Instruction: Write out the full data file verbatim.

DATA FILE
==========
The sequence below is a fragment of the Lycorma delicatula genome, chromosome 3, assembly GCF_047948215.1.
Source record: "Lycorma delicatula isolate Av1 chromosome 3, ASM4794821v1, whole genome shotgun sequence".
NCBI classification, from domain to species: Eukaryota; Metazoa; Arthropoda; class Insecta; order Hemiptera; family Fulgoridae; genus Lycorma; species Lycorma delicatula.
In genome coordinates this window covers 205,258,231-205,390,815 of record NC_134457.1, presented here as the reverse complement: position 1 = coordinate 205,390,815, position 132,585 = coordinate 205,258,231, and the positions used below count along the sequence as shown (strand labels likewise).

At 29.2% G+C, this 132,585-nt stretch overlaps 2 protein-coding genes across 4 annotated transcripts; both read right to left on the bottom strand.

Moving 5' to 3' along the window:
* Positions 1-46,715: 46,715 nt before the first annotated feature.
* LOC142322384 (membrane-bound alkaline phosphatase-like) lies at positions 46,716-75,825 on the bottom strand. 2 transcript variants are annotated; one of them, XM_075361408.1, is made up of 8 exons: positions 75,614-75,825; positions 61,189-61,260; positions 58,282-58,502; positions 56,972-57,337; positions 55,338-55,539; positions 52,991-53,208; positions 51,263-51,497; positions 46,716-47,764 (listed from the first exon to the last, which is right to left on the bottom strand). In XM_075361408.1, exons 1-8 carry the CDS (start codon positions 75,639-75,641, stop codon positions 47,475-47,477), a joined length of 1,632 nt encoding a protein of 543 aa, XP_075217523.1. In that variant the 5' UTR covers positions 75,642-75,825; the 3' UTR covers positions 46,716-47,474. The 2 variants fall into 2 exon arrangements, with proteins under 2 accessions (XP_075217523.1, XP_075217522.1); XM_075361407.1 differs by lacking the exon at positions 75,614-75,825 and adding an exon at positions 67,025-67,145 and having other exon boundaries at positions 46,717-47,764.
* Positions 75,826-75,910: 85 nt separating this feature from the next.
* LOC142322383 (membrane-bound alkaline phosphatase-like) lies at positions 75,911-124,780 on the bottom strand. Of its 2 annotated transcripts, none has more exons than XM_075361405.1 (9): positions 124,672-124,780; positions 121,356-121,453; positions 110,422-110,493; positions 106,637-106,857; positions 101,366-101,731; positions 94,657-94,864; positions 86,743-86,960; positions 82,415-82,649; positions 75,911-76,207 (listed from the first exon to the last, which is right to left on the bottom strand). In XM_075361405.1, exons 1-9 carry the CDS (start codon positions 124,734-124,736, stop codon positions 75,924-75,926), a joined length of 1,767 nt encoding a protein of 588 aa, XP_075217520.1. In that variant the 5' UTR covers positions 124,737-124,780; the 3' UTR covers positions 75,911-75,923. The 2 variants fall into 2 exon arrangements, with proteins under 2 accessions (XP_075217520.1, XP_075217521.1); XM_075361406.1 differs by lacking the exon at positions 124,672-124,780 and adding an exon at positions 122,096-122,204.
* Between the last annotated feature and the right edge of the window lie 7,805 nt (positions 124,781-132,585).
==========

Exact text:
The sequence below is a fragment of the Lycorma delicatula genome, chromosome 3, assembly GCF_047948215.1.
Source record: "Lycorma delicatula isolate Av1 chromosome 3, ASM4794821v1, whole genome shotgun sequence".
NCBI classification, from domain to species: Eukaryota; Metazoa; Arthropoda; class Insecta; order Hemiptera; family Fulgoridae; genus Lycorma; species Lycorma delicatula.
In genome coordinates this window covers 205,258,231-205,390,815 of record NC_134457.1, presented here as the reverse complement: position 1 = coordinate 205,390,815, position 132,585 = coordinate 205,258,231, and the positions used below count along the sequence as shown (strand labels likewise).

At 29.2% G+C, this 132,585-nt stretch overlaps 2 protein-coding genes across 4 annotated transcripts; both read right to left on the bottom strand.

Moving 5' to 3' along the window:
* Positions 1-46,715: 46,715 nt before the first annotated feature.
* LOC142322384 (membrane-bound alkaline phosphatase-like) lies at positions 46,716-75,825 on the bottom strand. 2 transcript variants are annotated; one of them, XM_075361408.1, is made up of 8 exons: positions 75,614-75,825; positions 61,189-61,260; positions 58,282-58,502; positions 56,972-57,337; positions 55,338-55,539; positions 52,991-53,208; positions 51,263-51,497; positions 46,716-47,764 (listed from the first exon to the last, which is right to left on the bottom strand). In XM_075361408.1, exons 1-8 carry the CDS (start codon positions 75,639-75,641, stop codon positions 47,475-47,477), a joined length of 1,632 nt encoding a protein of 543 aa, XP_075217523.1. In that variant the 5' UTR covers positions 75,642-75,825; the 3' UTR covers positions 46,716-47,474. The 2 variants fall into 2 exon arrangements, with proteins under 2 accessions (XP_075217523.1, XP_075217522.1); XM_075361407.1 differs by lacking the exon at positions 75,614-75,825 and adding an exon at positions 67,025-67,145 and having other exon boundaries at positions 46,717-47,764.
* Positions 75,826-75,910: 85 nt separating this feature from the next.
* LOC142322383 (membrane-bound alkaline phosphatase-like) lies at positions 75,911-124,780 on the bottom strand. Of its 2 annotated transcripts, none has more exons than XM_075361405.1 (9): positions 124,672-124,780; positions 121,356-121,453; positions 110,422-110,493; positions 106,637-106,857; positions 101,366-101,731; positions 94,657-94,864; positions 86,743-86,960; positions 82,415-82,649; positions 75,911-76,207 (listed from the first exon to the last, which is right to left on the bottom strand). In XM_075361405.1, exons 1-9 carry the CDS (start codon positions 124,734-124,736, stop codon positions 75,924-75,926), a joined length of 1,767 nt encoding a protein of 588 aa, XP_075217520.1. In that variant the 5' UTR covers positions 124,737-124,780; the 3' UTR covers positions 75,911-75,923. The 2 variants fall into 2 exon arrangements, with proteins under 2 accessions (XP_075217520.1, XP_075217521.1); XM_075361406.1 differs by lacking the exon at positions 124,672-124,780 and adding an exon at positions 122,096-122,204.
* Between the last annotated feature and the right edge of the window lie 7,805 nt (positions 124,781-132,585).